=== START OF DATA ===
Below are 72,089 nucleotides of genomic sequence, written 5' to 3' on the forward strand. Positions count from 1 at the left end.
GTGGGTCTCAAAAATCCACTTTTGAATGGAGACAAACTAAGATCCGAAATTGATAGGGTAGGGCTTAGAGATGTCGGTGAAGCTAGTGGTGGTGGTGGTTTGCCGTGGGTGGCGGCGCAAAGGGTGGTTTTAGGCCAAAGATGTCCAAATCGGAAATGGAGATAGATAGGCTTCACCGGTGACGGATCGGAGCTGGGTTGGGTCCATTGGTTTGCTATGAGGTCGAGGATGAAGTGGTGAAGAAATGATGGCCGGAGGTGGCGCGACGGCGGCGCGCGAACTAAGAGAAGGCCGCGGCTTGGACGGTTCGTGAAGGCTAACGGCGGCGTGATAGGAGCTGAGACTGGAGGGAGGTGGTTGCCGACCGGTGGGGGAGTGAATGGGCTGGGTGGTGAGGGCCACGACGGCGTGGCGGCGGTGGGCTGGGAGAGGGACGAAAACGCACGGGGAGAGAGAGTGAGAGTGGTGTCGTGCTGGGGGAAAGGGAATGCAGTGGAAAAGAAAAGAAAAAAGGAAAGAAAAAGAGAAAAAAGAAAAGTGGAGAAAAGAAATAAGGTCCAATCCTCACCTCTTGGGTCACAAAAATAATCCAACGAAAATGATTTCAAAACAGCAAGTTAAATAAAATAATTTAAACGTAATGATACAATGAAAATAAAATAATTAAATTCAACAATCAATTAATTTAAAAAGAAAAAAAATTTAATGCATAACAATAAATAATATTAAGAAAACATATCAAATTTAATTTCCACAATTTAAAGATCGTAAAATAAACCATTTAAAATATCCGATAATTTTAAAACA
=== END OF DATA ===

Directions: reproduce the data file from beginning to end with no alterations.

Below are 72,089 nucleotides of genomic sequence, written 5' to 3' on the forward strand. Positions count from 1 at the left end.
GTGGGTCTCAAAAATCCACTTTTGAATGGAGACAAACTAAGATCCGAAATTGATAGGGTAGGGCTTAGAGATGTCGGTGAAGCTAGTGGTGGTGGTGGTTTGCCGTGGGTGGCGGCGCAAAGGGTGGTTTTAGGCCAAAGATGTCCAAATCGGAAATGGAGATAGATAGGCTTCACCGGTGACGGATCGGAGCTGGGTTGGGTCCATTGGTTTGCTATGAGGTCGAGGATGAAGTGGTGAAGAAATGATGGCCGGAGGTGGCGCGACGGCGGCGCGCGAACTAAGAGAAGGCCGCGGCTTGGACGGTTCGTGAAGGCTAACGGCGGCGTGATAGGAGCTGAGACTGGAGGGAGGTGGTTGCCGACCGGTGGGGGAGTGAATGGGCTGGGTGGTGAGGGCCACGACGGCGTGGCGGCGGTGGGCTGGGAGAGGGACGAAAACGCACGGGGAGAGAGAGTGAGAGTGGTGTCGTGCTGGGGGAAAGGGAATGCAGTGGAAAAGAAAAGAAAAAAGGAAAGAAAAAGAGAAAAAAGAAAAGTGGAGAAAAGAAATAAGGTCCAATCCTCACCTCTTGGGTCACAAAAATAATCCAACGAAAATGATTTCAAAACAGCAAGTTAAATAAAATAATTTAAACGTAATGATACAATGAAAATAAAATAATTAAATTCAACAATCAATTAATTTAAAAAGAAAAAAAATTTAATGCATAACAATAAATAATATTAAGAAAACATATCAAATTTAATTTCCACAATTTAAAGATCGTAAAATAAACCATTTAAAATATCCGATAATTTTAAAACA